The researchers compared these numbers with some reanalyzed data from an earlier study of emotional expression. In that work, more than 5000 participants from 32 countries filled out a survey that posed various emotional scenarios. For instance, it asked respondents to imagine being happy with a close friend in public or upset with a female professor in her office. It then asked the participants how they should respond, with options like “show more than you feel” and “hide your feelings by smiling.” When Niedenthal and her colleagues tallied the results, they found that countries with more migration also tended to be more expressive.

Then the team zeroed in on a particular kind of facial expression: the smile. They conducted a new study of 726 people in nine countries, including the United States, Japan, and France. Here, participants were again asked to complete a survey, which inquired what constituted a good reason for someone else to smile. There were options such as “is a happy person,” “wants to sell you something,” and “feels inferior to you.” For each reason to smile, the participants picked from among seven choices, from strongly disagree to strongly agree. The researchers compared the results for each country with their migration numbers. Countries with greater immigration over the past 500 years were more likely to interpret smiles as friendly gestures, whereas those with less migration thought smiles were related to the social hierarchy, the team reported online before print in the Proceedings of the National Academy of Sciences.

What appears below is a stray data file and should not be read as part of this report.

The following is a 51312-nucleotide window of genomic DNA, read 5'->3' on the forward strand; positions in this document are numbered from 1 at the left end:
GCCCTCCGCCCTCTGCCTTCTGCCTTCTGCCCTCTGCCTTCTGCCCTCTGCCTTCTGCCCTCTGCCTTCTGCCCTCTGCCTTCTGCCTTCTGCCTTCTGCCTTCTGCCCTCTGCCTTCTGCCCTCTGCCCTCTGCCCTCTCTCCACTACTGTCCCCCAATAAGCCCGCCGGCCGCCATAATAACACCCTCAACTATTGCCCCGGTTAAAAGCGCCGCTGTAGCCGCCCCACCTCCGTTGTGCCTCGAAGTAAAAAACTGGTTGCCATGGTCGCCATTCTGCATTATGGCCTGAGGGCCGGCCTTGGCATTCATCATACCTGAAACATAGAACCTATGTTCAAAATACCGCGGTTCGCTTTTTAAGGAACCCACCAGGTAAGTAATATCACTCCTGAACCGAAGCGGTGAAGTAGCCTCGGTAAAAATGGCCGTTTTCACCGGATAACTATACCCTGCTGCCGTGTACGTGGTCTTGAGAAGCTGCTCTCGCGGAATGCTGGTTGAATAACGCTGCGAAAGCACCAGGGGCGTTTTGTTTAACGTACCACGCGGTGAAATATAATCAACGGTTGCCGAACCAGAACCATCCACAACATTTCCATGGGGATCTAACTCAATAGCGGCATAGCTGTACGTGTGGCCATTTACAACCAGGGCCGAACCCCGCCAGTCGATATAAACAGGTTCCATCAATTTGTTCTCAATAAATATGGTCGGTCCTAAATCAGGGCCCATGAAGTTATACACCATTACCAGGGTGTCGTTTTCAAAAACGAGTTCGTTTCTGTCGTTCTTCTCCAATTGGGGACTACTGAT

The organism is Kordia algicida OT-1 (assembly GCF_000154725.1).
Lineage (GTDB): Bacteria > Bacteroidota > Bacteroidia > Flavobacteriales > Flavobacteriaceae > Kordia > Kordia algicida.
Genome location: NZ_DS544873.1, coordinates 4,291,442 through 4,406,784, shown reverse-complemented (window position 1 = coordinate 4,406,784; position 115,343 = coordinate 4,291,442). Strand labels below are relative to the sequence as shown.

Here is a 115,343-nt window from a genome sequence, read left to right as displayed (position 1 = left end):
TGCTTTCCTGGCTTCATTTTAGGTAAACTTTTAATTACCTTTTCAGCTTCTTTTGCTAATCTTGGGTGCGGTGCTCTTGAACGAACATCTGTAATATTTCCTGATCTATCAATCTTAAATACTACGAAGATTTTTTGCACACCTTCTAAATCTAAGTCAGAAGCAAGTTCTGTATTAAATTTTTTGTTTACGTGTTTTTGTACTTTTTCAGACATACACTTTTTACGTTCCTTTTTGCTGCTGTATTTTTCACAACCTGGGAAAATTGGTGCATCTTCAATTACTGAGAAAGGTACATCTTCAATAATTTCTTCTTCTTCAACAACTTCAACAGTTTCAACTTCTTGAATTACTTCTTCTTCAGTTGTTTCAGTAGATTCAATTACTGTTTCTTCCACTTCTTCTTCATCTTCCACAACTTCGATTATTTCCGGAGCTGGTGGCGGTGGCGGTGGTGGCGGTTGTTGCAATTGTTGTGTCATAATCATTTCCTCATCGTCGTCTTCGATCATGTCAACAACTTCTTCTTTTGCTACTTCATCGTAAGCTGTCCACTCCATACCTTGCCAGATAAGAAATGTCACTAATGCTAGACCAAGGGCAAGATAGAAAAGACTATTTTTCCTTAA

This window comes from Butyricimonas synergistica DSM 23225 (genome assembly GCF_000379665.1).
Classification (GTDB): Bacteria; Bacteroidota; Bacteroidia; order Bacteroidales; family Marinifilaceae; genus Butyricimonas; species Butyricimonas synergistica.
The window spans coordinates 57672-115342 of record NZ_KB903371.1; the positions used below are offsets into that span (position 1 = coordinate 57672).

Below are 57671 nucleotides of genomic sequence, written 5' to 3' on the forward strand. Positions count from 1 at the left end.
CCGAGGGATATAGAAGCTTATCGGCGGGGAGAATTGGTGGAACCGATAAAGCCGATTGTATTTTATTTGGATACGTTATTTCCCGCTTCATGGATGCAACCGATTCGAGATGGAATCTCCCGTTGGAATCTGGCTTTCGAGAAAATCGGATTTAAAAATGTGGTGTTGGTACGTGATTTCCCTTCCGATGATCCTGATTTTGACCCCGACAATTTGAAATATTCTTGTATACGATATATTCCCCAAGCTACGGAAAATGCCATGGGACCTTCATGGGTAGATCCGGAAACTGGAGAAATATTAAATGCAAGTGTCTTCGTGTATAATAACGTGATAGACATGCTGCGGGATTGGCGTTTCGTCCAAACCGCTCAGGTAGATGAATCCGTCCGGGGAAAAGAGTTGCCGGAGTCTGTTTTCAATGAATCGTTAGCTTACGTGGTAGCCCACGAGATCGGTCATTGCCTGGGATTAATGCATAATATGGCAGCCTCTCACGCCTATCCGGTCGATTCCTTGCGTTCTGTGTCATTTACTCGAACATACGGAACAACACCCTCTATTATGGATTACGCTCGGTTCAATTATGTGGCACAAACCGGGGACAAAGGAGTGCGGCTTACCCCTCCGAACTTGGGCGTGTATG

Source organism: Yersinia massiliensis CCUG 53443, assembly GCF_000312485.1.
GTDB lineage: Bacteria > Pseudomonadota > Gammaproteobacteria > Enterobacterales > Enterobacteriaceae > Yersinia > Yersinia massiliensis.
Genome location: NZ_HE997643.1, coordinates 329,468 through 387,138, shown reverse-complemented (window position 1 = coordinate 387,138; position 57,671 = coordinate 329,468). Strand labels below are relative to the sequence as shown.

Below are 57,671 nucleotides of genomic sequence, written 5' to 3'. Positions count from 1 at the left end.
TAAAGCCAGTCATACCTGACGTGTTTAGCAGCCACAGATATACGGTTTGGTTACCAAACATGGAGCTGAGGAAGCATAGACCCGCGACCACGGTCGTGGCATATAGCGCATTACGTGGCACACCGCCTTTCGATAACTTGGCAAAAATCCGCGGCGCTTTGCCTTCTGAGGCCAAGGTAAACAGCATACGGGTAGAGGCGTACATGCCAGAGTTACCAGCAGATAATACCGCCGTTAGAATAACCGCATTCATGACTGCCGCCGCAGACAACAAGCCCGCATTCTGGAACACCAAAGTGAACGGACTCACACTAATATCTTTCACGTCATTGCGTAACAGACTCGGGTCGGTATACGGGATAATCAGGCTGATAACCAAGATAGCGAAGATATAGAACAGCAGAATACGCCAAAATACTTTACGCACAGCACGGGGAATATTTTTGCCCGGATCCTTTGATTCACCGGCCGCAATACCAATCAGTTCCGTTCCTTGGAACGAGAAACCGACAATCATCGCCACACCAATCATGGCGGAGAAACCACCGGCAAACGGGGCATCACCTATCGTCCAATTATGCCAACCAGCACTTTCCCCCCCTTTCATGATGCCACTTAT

Past Blog: Facial Expressions are Innate, not Learned

A 2008 study conducted by Humintell Director Dr. David Matsumoto and Photographer Bob Willingham investigated whether or not facial expressions of emotion were innate or a product of cultural learning.

The study, which was the first of its kind, studied congenitally blind (blind from birth)  and sighted judo athletes at the 2004 Paralympic Games and the 2004 Summer Olympic Games in Athens, Greece.

Their journal article entitled “Spontaneous Facial Expressions of Emotion of Congenitally and Noncongenitally Blind Individuals” was published in the Journal of Personality and Social Psychology in 2009.

During the course of the study, more than 4,800 photographs were captured and analyzed, including images of athletes from 23 countries. According to the findings, there were “no differences between congenitally blind, noncongenitally blind, and sighted athletes, either on the level of individual facial actions or in facial emotion configurations”. This meant that the blind and sighted athletes produced the exact same facial expression, firing the exact same muscles at exactly the same time in similar situations.

For example, below are images of women who had just lost a medal match. The woman on the left is the non-sighted athlete and the woman on the right is the sighted athlete. As you can see, the expressions are both of sadness. The brows are drawn up and together in both pictures, indicating sadness.

These findings “provide compelling evidence that the production of spontaneous facial expressions of emotion is not dependent on observational learning but simultaneously demonstrates a learned component to the social management of expressions, even among blind individuals”.

In essence, facial expressions of emotion are hardwired into our genes and are not learned culturally.